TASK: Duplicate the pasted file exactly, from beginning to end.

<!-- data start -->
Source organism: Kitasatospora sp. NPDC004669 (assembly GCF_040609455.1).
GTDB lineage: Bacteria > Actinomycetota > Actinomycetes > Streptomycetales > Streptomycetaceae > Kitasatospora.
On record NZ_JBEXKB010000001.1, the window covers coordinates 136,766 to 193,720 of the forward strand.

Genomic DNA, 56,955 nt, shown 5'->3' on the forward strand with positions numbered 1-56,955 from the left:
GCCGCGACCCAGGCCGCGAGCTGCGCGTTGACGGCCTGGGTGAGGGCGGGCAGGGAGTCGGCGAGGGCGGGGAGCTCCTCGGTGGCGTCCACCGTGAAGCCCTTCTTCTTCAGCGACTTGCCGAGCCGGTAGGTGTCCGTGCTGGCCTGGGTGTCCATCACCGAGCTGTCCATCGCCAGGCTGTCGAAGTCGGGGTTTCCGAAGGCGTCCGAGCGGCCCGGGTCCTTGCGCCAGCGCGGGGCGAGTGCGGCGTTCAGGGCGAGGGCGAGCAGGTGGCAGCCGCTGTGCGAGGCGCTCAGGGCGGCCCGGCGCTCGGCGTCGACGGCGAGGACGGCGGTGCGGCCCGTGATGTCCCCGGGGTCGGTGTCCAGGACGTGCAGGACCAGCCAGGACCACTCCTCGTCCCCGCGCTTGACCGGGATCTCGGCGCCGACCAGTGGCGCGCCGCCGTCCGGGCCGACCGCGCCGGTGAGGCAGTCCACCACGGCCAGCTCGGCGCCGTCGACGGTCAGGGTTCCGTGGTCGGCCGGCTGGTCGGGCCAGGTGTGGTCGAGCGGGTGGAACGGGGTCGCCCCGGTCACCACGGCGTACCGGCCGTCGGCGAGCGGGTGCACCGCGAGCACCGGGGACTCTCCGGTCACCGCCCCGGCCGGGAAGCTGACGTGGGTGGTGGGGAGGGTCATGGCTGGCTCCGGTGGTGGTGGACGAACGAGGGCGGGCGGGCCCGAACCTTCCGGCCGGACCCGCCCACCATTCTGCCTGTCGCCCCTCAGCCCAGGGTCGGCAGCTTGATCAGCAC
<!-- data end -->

Source organism: Kitasatospora sp. NPDC004669 (assembly GCF_040609455.1).
GTDB lineage: Bacteria > Actinomycetota > Actinomycetes > Streptomycetales > Streptomycetaceae > Kitasatospora.
On record NZ_JBEXKB010000001.1, the window covers coordinates 136,766 to 193,720 of the forward strand.

Genomic DNA, 56,955 nt, shown 5'->3' on the forward strand with positions numbered 1-56,955 from the left:
GCCGCGACCCAGGCCGCGAGCTGCGCGTTGACGGCCTGGGTGAGGGCGGGCAGGGAGTCGGCGAGGGCGGGGAGCTCCTCGGTGGCGTCCACCGTGAAGCCCTTCTTCTTCAGCGACTTGCCGAGCCGGTAGGTGTCCGTGCTGGCCTGGGTGTCCATCACCGAGCTGTCCATCGCCAGGCTGTCGAAGTCGGGGTTTCCGAAGGCGTCCGAGCGGCCCGGGTCCTTGCGCCAGCGCGGGGCGAGTGCGGCGTTCAGGGCGAGGGCGAGCAGGTGGCAGCCGCTGTGCGAGGCGCTCAGGGCGGCCCGGCGCTCGGCGTCGACGGCGAGGACGGCGGTGCGGCCCGTGATGTCCCCGGGGTCGGTGTCCAGGACGTGCAGGACCAGCCAGGACCACTCCTCGTCCCCGCGCTTGACCGGGATCTCGGCGCCGACCAGTGGCGCGCCGCCGTCCGGGCCGACCGCGCCGGTGAGGCAGTCCACCACGGCCAGCTCGGCGCCGTCGACGGTCAGGGTTCCGTGGTCGGCCGGCTGGTCGGGCCAGGTGTGGTCGAGCGGGTGGAACGGGGTCGCCCCGGTCACCACGGCGTACCGGCCGTCGGCGAGCGGGTGCACCGCGAGCACCGGGGACTCTCCGGTCACCGCCCCGGCCGGGAAGCTGACGTGGGTGGTGGGGAGGGTCATGGCTGGCTCCGGTGGTGGTGGACGAACGAGGGCGGGCGGGCCCGAACCTTCCGGCCGGACCCGCCCACCATTCTGCCTGTCGCCCCTCAGCCCAGGGTCGGCAGCTTGATCAGCAC